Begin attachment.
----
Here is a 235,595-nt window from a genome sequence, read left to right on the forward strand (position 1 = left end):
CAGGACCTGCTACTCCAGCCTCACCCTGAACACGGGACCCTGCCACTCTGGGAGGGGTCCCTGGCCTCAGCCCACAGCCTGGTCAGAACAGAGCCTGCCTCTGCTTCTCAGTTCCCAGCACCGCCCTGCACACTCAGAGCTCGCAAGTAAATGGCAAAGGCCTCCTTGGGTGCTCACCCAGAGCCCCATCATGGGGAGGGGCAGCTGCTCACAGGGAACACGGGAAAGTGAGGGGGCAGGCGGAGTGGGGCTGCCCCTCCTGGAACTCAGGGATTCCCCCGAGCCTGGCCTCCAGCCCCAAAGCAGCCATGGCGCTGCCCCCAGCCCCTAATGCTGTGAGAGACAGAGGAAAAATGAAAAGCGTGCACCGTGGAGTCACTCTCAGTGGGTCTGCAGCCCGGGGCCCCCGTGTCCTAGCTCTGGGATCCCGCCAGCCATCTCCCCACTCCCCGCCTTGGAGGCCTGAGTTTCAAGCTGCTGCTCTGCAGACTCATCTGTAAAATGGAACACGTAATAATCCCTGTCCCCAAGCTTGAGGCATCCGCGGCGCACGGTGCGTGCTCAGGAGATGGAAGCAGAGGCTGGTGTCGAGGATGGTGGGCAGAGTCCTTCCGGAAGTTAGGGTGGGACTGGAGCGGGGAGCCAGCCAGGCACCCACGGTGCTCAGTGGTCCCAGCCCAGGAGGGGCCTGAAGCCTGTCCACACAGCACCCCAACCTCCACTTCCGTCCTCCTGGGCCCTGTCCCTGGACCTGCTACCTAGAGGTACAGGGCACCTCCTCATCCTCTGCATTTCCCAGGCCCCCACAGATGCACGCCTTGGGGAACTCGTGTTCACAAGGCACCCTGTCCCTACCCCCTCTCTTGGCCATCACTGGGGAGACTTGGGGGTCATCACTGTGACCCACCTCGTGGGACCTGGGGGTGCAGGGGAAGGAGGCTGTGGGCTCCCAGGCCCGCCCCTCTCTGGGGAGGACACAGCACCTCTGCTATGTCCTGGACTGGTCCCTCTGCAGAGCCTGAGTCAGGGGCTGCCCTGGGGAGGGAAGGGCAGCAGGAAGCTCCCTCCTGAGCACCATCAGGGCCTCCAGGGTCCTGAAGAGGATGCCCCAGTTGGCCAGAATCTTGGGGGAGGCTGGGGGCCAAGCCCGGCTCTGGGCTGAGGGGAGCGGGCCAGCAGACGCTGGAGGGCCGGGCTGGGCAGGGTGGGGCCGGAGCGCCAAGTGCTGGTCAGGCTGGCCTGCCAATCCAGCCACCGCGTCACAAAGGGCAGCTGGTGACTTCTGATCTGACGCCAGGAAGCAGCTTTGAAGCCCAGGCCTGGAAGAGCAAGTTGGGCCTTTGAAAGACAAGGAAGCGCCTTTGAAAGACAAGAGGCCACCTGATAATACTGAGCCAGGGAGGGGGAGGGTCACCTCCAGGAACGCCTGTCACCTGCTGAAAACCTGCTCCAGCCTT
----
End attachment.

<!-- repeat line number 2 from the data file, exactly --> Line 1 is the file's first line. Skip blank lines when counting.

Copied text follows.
CAGGACCTGCTACTCCAGCCTCACCCTGAACACGGGACCCTGCCACTCTGGGAGGGGTCCCTGGCCTCAGCCCACAGCCTGGTCAGAACAGAGCCTGCCTCTGCTTCTCAGTTCCCAGCACCGCCCTGCACACTCAGAGCTCGCAAGTAAATGGCAAAGGCCTCCTTGGGTGCTCACCCAGAGCCCCATCATGGGGAGGGGCAGCTGCTCACAGGGAACACGGGAAAGTGAGGGGGCAGGCGGAGTGGGGCTGCCCCTCCTGGAACTCAGGGATTCCCCCGAGCCTGGCCTCCAGCCCCAAAGCAGCCATGGCGCTGCCCCCAGCCCCTAATGCTGTGAGAGACAGAGGAAAAATGAAAAGCGTGCACCGTGGAGTCACTCTCAGTGGGTCTGCAGCCCGGGGCCCCCGTGTCCTAGCTCTGGGATCCCGCCAGCCATCTCCCCACTCCCCGCCTTGGAGGCCTGAGTTTCAAGCTGCTGCTCTGCAGACTCATCTGTAAAATGGAACACGTAATAATCCCTGTCCCCAAGCTTGAGGCATCCGCGGCGCACGGTGCGTGCTCAGGAGATGGAAGCAGAGGCTGGTGTCGAGGATGGTGGGCAGAGTCCTTCCGGAAGTTAGGGTGGGACTGGAGCGGGGAGCCAGCCAGGCACCCACGGTGCTCAGTGGTCCCAGCCCAGGAGGGGCCTGAAGCCTGTCCACACAGCACCCCAACCTCCACTTCCGTCCTCCTGGGCCCTGTCCCTGGACCTGCTACCTAGAGGTACAGGGCACCTCCTCATCCTCTGCATTTCCCAGGCCCCCACAGATGCACGCCTTGGGGAACTCGTGTTCACAAGGCACCCTGTCCCTACCCCCTCTCTTGGCCATCACTGGGGAGACTTGGGGGTCATCACTGTGACCCACCTCGTGGGACCTGGGGGTGCAGGGGAAGGAGGCTGTGGGCTCCCAGGCCCGCCCCTCTCTGGGGAGGACACAGCACCTCTGCTATGTCCTGGACTGGTCCCTCTGCAGAGCCTGAGTCAGGGGCTGCCCTGGGGAGGGAAGGGCAGCAGGAAGCTCCCTCCTGAGCACCATCAGGGCCTCCAGGGTCCTGAAGAGGATGCCCCAGTTGGCCAGAATCTTGGGGGAGGCTGGGGGCCAAGCCCGGCTCTGGGCTGAGGGGAGCGGGCCAGCAGACGCTGGAGGGCCGGGCTGGGCAGGGTGGGGCCGGAGCGCCAAGTGCTGGTCAGGCTGGCCTGCCAATCCAGCCACCGCGTCACAAAGGGCAGCTGGTGACTTCTGATCTGACGCCAGGAAGCAGCTTTGAAGCCCAGGCCTGGAAGAGCAAGTTGGGCCTTTGAAAGACAAGGAAGCGCCTTTGAAAGACAAGAGGCCACCTGATAATACTGAGCCAGGGAGGGGGAGGGTCACCTCCAGGAACGCCTGTCACCTGCTGAAAACCTGCTCCAGCCTT